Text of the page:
Sunday, March 4, 2018

Auto correct

I wasn't really in the market for a new car (well, actually a used car, but new to me), because the one I had was still doing OK. Yes, the one I had was 10 years old and it was approaching 100,000 miles, which is kind of like a demarcation line for trade-ins. Everybody's antennae seems to go up at 100,000 miles.

But the power train on my daily driver was still in excellent condition. There had never been an issue with the engine or the transmission. And after 10 years of faithful service, stuff was deteriorating. We don't have a garage, so there was some sun damage on anything that was plastic. And because cars are essentially computers on wheels (even 10-year-old cars), there were some annoying electronic problems with remote door locks and express windows.

Even my sound system was getting a little staticky, and foam padding from the driver's seat was slipping out of the seams.

So while I wasn't really in need of a new(er) vehicle, that didn't stop me from looking. Sometimes, over the past year or so, we'd go to car lots on Sundays just to see what's what.

Then Kim, playing on the MacBook a month or so ago, found a one-year-old car with just 700 miles on it at a dealership in Burlington. I wasn't nuts about the idea of going to Burlington to look at a car, but then, we'd gone to Aiken, SC, two years ago to buy Kim's car – which she happened to find on the Internet.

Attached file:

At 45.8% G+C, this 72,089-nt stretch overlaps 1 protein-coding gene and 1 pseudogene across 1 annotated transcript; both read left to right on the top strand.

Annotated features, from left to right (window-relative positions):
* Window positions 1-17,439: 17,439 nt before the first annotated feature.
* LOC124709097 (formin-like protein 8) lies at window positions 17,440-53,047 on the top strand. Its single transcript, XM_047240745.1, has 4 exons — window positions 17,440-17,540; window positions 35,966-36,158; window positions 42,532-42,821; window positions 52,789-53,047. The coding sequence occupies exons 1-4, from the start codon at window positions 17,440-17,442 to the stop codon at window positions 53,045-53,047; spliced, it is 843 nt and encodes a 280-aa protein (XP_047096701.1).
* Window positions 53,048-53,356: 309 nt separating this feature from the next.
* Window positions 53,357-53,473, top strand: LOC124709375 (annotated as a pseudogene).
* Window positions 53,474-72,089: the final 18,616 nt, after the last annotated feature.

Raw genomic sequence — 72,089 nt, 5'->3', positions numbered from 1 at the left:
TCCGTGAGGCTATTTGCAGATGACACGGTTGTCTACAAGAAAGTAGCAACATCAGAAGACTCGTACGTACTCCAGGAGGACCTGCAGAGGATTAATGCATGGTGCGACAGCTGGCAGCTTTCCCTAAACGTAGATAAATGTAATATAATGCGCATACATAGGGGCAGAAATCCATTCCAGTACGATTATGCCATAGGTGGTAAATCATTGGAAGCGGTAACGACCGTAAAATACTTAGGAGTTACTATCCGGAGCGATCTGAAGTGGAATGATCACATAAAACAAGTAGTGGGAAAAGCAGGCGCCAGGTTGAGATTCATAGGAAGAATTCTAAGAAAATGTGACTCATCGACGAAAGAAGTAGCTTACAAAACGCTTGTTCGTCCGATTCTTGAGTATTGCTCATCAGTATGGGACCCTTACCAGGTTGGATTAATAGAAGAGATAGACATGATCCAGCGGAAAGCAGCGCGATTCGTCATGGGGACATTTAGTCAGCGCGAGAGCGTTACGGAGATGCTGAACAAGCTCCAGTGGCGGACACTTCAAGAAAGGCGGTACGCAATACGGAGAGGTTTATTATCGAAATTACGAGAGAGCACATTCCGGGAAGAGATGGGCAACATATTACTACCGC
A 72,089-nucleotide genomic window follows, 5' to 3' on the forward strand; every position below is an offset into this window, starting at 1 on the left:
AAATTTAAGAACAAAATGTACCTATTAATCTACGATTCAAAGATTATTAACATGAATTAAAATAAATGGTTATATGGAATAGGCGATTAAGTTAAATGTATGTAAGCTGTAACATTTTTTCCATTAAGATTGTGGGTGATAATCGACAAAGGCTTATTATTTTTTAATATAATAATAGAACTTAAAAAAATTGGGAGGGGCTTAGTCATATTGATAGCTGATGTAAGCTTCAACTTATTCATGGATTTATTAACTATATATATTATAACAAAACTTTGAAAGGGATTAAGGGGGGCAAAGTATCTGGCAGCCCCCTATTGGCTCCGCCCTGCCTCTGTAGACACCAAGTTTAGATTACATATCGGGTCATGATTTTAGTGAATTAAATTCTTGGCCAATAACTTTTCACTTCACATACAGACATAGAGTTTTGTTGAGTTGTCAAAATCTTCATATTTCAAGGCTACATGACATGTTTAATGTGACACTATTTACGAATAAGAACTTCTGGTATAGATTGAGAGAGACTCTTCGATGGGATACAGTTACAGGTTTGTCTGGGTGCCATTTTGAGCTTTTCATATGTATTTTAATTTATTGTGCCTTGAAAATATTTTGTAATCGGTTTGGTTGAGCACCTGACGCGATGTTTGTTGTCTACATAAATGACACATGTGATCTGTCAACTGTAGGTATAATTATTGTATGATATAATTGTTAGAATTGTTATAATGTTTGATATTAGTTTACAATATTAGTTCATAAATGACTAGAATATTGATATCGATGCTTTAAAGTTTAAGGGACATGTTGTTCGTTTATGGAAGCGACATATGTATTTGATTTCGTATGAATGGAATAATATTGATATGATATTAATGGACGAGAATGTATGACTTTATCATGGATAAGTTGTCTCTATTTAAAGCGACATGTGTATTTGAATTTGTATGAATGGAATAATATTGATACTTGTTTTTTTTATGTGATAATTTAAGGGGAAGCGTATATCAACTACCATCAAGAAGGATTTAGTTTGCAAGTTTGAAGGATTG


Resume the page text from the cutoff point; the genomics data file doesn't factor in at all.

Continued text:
So why not?

Anyway, we went to check out the car yesterday. One of the things I dread in life is buying a car, but this particular experience turned out to be doable. Our sales person was laid back and friendly, and we never felt pressured to buy. My ace card was that I didn't need a car and could walk away at any time. We'd already done that once at another dealership. They just didn't have to know that I might want a new car.

We did learn the car had only 700 miles on it because the original buyer, a woman, bought the car, kept it for like 14 days, then traded it in for an SUV because she felt the sedan was too small.

OK. That makes sense. Lucky me.

To make a long story short, the dealership had already knocked $4,500 off its asking price. After test driving the car, we decided to bite the bullet and buy it. After a round or two of negotiating, we'd gotten another $1,000 knocked off. We also got a reasonable interest rate. And there's still about 95 per cent of the factory warranty remaining.

The car is also loaded with more bells and whistles than a traveling circus, so there's more to driving it than just hitting the start button with the remote in your pocket. I figure there's a ton of reading to do and maybe watching a couple of YouTube tutorials about this car before I accidentally press the ejection seat button.

The only real stress of the day was that the whole experience, from first arriving on the lot to signing the final plethora of papers, took about five hours.

So, even today, I'm exhausted.

It's a nice day. Maybe we'll go for a nice, relaxing drive somewhere...

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